Or consider how John the Baptist had to ask Jesus, “Are you the one, or should we expect another one?” He asked that because Jesus did not fulfil many of the prophecies expected of the Messiah.
Maybe the remaining Old Testament prophecies will be fulfilled in a time or manner that we do not expect?
In short, what I am asking is does Burge’s interpretation necessarily exclude territorial theology? Can both exist alongside just in different periods?
Based on my reading of this book, I think I know what Burge’s answer would be, but I would have liked to know definitively if a Two-State Solution can exist?
So Good, It’s Scary
Because, I’ll tip my hand now, I am as convinced as I can be that Burge’s approach, exposition, analysis and conclusion is right.
I always wished I had the time and ability to study the theological framework behind the Israel-Palestine conflict, and if I had half the ability of Burge, I would have attempted what he did, just go through Scripture, expound it and arrive at a conclusion that informs us on how we are to understand the world today.
I found myself agreeing so much with everything he writes that I questioned myself, “Am I living in the same echo-chamber as Gary Burge?” So near the end of the book, I told myself that if I wanted to make sure that my position here is stress-tested, I need to read a good book that argues the opposite.
And what do you know, Burge gives us a long list of books for further readings.
One list is for theological books. He introduces them:
There have been a limited number of treatments of the land motif in the Bible. Many work directly on the problem of land conflict in Israel-Palestine and then provide theological reflection as a feature of the ethical discussion. Others—Jewish and Palestinian writers—inevitably express their own narratives within the struggle.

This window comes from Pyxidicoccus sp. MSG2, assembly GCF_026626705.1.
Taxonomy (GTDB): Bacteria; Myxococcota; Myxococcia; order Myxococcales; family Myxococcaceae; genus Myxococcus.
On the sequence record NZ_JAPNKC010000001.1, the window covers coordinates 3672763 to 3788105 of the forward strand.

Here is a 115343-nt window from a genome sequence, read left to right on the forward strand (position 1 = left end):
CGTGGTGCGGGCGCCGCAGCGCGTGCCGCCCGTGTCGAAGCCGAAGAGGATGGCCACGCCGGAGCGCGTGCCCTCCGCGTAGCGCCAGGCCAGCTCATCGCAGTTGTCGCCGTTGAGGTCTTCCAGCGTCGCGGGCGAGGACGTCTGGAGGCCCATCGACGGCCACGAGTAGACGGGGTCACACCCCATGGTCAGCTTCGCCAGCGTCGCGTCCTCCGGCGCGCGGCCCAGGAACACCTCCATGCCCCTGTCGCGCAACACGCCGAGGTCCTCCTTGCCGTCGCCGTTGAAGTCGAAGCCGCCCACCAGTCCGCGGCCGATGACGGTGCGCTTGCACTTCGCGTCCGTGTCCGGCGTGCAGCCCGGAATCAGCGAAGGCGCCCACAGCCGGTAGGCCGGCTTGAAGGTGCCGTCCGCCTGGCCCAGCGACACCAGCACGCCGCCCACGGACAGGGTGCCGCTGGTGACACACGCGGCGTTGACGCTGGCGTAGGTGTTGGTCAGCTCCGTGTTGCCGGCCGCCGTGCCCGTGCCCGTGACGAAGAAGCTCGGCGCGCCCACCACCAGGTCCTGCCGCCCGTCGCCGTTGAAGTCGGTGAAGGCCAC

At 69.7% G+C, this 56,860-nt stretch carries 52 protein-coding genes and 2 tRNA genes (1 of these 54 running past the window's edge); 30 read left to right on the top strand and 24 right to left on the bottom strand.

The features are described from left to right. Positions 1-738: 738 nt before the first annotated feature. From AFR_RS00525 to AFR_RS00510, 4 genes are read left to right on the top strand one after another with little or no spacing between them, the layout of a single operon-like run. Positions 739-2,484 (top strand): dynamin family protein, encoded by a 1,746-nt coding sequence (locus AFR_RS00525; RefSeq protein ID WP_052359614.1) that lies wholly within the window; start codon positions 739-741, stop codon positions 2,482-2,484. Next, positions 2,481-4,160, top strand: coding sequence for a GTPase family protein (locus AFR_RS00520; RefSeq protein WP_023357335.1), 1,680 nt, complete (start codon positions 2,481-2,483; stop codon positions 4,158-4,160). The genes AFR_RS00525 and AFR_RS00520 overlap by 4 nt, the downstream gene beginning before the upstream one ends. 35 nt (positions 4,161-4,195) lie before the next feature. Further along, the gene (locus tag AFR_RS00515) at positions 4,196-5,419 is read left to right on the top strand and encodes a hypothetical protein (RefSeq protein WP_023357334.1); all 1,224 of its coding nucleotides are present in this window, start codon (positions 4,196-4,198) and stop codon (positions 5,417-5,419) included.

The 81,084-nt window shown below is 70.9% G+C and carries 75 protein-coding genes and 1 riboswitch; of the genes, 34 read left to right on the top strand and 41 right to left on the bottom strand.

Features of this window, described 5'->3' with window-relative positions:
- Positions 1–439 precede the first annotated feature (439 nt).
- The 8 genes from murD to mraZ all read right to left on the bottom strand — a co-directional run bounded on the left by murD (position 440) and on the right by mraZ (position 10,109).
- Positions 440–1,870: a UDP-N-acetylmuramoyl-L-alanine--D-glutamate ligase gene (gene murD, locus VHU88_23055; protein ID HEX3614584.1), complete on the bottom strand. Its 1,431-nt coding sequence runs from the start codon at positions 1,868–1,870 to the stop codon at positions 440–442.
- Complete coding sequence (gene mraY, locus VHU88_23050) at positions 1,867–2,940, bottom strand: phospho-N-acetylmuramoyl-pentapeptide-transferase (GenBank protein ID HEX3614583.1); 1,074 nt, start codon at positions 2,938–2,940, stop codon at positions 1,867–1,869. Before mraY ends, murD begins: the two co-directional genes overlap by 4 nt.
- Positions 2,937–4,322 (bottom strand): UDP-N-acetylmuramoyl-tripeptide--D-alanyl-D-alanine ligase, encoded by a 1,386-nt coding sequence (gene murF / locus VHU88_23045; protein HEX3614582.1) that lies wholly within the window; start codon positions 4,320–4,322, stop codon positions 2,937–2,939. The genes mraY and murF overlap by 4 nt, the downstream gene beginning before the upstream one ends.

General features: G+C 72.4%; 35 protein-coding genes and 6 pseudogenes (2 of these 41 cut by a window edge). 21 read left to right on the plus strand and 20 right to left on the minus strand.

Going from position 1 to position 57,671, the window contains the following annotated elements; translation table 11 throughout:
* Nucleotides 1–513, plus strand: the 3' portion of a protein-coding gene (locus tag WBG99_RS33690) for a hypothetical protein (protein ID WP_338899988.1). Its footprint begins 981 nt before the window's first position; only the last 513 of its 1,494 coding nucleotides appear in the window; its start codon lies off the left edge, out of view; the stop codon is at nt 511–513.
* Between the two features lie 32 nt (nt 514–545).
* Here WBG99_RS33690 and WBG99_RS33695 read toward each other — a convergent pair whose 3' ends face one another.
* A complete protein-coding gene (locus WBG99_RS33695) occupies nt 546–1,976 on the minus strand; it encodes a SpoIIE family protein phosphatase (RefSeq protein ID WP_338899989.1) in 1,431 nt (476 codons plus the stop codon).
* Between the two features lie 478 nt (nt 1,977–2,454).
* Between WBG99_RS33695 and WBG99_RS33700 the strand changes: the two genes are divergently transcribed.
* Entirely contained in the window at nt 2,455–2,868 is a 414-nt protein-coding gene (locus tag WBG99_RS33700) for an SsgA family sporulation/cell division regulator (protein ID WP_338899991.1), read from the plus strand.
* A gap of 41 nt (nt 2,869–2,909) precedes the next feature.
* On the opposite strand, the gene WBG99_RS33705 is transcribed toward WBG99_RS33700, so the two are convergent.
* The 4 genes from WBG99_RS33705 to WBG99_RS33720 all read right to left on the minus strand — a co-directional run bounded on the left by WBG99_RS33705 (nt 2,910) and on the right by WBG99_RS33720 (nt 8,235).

Another list is on the modern day conflict itself. He recommends books from both sides of the debate written by ex-American President Jimmy Carter, current Israeli Prime Minister Benjamin Netanyahu, a Palestinian Lutheran pastor and more.
In conclusion, to the Christian who has an opinion on the Israel-Palestinian conflict, I won’t say you must read this book, but I would say you must have a theological underpinning for your opinion. Your opinion needs to be informed by both the Old Testament and the New Testament. And if you want to be as well-informed as you can be on this issue that is often played on Christian sentiments, then I would recommend “Jesus and the Land: The New Testament Challenge to ‘Holy Land’ Theology”. It’s just as relevant as it was the day it was published 14 years ago, which is one of the rare cases where the writer must wish his book was less relevant today.
This is a Reading and Reader’s review of “Jesus and the Land” by Gary M. Burge. 168 pages, published by Baker Academic in April 2010. Available in Amazon Kindle for USD15.99 and was USD3.99 last month, December, in Logos.
I am currently reading the Logos free book for January. What better way to start the new year than to read “The Legacy of John Calvin: His Influence on the Modern World” by David W. Hall. If you are predestined to listen to it, I’ll see you then. Thank you for listening. Bye bye.